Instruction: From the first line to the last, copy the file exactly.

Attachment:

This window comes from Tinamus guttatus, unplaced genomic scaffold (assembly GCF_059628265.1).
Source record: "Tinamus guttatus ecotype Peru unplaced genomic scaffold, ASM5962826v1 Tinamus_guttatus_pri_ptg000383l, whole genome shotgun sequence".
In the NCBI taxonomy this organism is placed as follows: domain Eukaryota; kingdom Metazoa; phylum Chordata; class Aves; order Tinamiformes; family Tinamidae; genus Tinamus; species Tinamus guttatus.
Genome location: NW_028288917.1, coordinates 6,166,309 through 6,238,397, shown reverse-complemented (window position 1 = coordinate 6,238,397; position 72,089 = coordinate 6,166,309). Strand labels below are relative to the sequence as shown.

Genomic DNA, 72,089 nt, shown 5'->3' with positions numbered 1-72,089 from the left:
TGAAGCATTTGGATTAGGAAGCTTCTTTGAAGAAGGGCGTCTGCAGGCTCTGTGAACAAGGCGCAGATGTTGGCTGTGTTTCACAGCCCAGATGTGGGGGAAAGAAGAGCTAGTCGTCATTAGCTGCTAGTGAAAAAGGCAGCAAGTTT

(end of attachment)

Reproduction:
This window comes from Tinamus guttatus, unplaced genomic scaffold (assembly GCF_059628265.1).
Source record: "Tinamus guttatus ecotype Peru unplaced genomic scaffold, ASM5962826v1 Tinamus_guttatus_pri_ptg000383l, whole genome shotgun sequence".
In the NCBI taxonomy this organism is placed as follows: domain Eukaryota; kingdom Metazoa; phylum Chordata; class Aves; order Tinamiformes; family Tinamidae; genus Tinamus; species Tinamus guttatus.
Genome location: NW_028288917.1, coordinates 6,166,309 through 6,238,397, shown reverse-complemented (window position 1 = coordinate 6,238,397; position 72,089 = coordinate 6,166,309). Strand labels below are relative to the sequence as shown.

Genomic DNA, 72,089 nt, shown 5'->3' with positions numbered 1-72,089 from the left:
TGAAGCATTTGGATTAGGAAGCTTCTTTGAAGAAGGGCGTCTGCAGGCTCTGTGAACAAGGCGCAGATGTTGGCTGTGTTTCACAGCCCAGATGTGGGGGAAAGAAGAGCTAGTCGTCATTAGCTGCTAGTGAAAAAGGCAGCAAGTTT